If voters still don't believe they know enough about presidential nominees Barack Obama and John McCain going into Wednesday's final debate, they should watch the Frontline series, "The Choice," at 9 tonight on WNED-TV or on YouTube or iTunes for free starting Wednesday.
Every four years since 1988, the exceptional Frontline series has used prominent journalists, authors, political operatives and friends to examine the biographies of the nominees and give the electorate a view that doesn't always coincide with the negative campaign ads, the talking points and the desperate smear campaign strategies.
This edition is a presidential campaign highlight that doesn't disappoint. It is best when it moves past the controversies involving the nominees and focuses on the issues and the way they have run their campaigns and dealt with people.
Obama comes across as a disciplined, surprisingly tough, coalition builder who carefully followed a two-year plan after being elected to the Senate to beat Sen. Hillary Clinton for the Democratic nomination despite understandable concerns about his inexperience.
McCain comes across as a determined underdog and politically savvy nominee who should never be counted out and will hold his nose whenever he is uncomfortable saying or doing something that is counter to his principles.
The McCain campaign's recent decision to use vice presidential nominee Alaska Gov. Sarah Palin to attack Obama's character is reminiscent of the smears that McCain endured in the 2000 primary race with George W. Bush in South Carolina. McCain called it "wrong" then and an adviser called it "despicable" and "desperate." And it was successful.
There is no big October surprise, though some viewers may learn that McCain was so upset at the Bush tactics that he seriously considered changing parties after the 2000 election.
Viewers who have heard the McCain campaign talk about Obama's liberal record and what a risky choice he would be will learn that Obama's friendships with conservative classmates helped him make history as the first African-American to be elected president of the Law Review. He had the support of future members of the Bush administration.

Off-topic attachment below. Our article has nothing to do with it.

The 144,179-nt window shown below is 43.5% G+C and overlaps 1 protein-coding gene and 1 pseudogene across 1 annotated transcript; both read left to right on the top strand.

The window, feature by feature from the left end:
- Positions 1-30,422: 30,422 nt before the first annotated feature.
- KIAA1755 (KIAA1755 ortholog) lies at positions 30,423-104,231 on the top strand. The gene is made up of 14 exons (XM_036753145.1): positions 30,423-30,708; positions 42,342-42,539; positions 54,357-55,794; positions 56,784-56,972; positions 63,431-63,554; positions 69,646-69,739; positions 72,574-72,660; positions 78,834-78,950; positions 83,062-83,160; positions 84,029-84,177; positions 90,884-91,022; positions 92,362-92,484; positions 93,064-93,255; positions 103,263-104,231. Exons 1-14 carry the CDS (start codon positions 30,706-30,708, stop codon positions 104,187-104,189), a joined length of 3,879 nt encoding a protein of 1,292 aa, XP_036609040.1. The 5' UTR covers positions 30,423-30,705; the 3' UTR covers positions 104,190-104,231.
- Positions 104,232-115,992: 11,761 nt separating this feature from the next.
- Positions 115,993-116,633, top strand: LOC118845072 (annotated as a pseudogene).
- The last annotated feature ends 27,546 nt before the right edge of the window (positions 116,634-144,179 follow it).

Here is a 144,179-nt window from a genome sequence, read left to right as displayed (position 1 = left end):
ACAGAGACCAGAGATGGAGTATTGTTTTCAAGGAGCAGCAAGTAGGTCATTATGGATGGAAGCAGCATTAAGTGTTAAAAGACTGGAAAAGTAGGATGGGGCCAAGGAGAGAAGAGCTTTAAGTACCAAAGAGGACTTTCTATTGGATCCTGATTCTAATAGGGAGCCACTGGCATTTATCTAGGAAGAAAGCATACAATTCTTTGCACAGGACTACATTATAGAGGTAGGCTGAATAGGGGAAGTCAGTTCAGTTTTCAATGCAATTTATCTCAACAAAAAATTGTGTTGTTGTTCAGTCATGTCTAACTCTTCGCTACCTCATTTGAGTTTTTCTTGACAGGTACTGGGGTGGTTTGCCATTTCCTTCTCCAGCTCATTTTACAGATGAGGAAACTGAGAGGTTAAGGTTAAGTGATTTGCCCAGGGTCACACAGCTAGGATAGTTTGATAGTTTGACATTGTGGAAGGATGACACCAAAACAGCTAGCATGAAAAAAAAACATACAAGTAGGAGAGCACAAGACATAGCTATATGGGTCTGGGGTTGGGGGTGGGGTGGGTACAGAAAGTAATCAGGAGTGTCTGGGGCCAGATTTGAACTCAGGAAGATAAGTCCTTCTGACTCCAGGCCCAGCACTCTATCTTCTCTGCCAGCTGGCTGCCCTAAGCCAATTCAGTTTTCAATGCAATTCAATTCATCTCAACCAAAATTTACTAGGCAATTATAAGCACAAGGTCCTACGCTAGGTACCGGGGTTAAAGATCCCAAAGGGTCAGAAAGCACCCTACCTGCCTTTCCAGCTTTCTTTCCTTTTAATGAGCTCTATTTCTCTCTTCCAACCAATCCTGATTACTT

Some topics that are ignored or barely mentioned may surprise viewers. William Ayers, the 1960s terrorist whom the McCain campaign has recently tried to closely link to Obama, isn't mentioned in the preview tape.
McCain's heroism as a prisoner of war is featured prominently, as is his embarrassment over being a member of the Keating Five in the 1988 savings and loan scandal. His failed first marriage is dismissed in less than a minute, as it should be.
The two-hour program also spends only a minute or so on the nominees' vice presidential choices. McCain's choice of Palin is one of several ironies in the program if you're to believe former Democratic Sen. Tom Daschle's explanation about why McCain considered leaving the Republican Party after President Bush won the 2000 election.
"He was angry for the way he was treated," said Daschle, who convinced Obama to run and is a key adviser. "He was angry because his staff [was] not asked to be part of the new administration. He was angry because he thought George Bush was playing to the most conservative elements within his own party."
McCain played to the same elements in selecting Palin. And the program suggests that McCain supported some Bush administration policies to make him more palatable to the conservatives he needed to get the 2008 nomination. It worked, but also gave the Obama campaign ammunition to paint McCain as closer to the unpopular president than he often has been.
It also is amusing to be reminded that McCain announced his candidacy on David Letterman's show, where he returns Thursday to make up with the late-night host who has been critical of McCain since he skipped a previously scheduled appearance. McCain also was once viewed as media-friendly, though his campaign is repeatedly using the GOP strategy of bashing the media.
Obama's relationship with his former minister, the controversial Rev. Jeremiah Wright, is reported extensively in a very balanced way.
The Obama campaign realized that association could be a problem when it uninvited Wright to the senator's 2007 announcement that he was running for president. However, it didn't have a plan to deal with the issue in his primary battle with Hillary Clinton. Unfortunately for the Clinton campaign, it was late to seize on it, too. Eventually, Obama condemned Wright's rhetoric and dissociated himself from him at some personal pain. The McCain campaign and conservative radio now are trying to make Ayers and Wright issues again.
In three weeks, we'll learn whether the cynical strategy that may have cost McCain the presidency eight years ago will cost him the office this time because it no longer works.
Review: 3 1/2 stars (Out of 4)